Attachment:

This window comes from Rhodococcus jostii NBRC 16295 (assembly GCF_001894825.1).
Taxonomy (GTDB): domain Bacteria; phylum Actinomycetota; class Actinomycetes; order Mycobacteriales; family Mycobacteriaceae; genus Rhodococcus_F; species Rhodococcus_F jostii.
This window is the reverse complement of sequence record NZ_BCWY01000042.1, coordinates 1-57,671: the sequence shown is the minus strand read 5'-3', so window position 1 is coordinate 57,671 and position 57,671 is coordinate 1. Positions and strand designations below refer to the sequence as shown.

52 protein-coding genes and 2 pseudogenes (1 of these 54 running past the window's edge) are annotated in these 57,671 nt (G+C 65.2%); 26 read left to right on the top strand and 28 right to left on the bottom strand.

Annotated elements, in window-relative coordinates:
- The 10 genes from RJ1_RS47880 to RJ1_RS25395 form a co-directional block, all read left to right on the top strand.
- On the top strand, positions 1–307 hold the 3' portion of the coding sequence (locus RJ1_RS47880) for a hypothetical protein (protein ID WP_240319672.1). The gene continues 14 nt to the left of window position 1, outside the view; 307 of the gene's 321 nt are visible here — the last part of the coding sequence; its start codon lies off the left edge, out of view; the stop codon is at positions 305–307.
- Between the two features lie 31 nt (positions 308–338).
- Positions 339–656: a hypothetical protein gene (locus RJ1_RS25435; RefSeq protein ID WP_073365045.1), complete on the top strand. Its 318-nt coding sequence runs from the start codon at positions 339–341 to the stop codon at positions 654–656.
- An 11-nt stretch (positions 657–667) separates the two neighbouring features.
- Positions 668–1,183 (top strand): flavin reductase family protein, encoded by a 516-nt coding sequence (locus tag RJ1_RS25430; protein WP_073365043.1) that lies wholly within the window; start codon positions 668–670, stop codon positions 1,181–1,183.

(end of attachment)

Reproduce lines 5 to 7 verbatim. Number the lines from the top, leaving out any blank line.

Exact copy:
Annotated elements, in window-relative coordinates:
- The 10 genes from RJ1_RS47880 to RJ1_RS25395 form a co-directional block, all read left to right on the top strand.
- On the top strand, positions 1–307 hold the 3' portion of the coding sequence (locus RJ1_RS47880) for a hypothetical protein (protein ID WP_240319672.1). The gene continues 14 nt to the left of window position 1, outside the view; 307 of the gene's 321 nt are visible here — the last part of the coding sequence; its start codon lies off the left edge, out of view; the stop codon is at positions 305–307.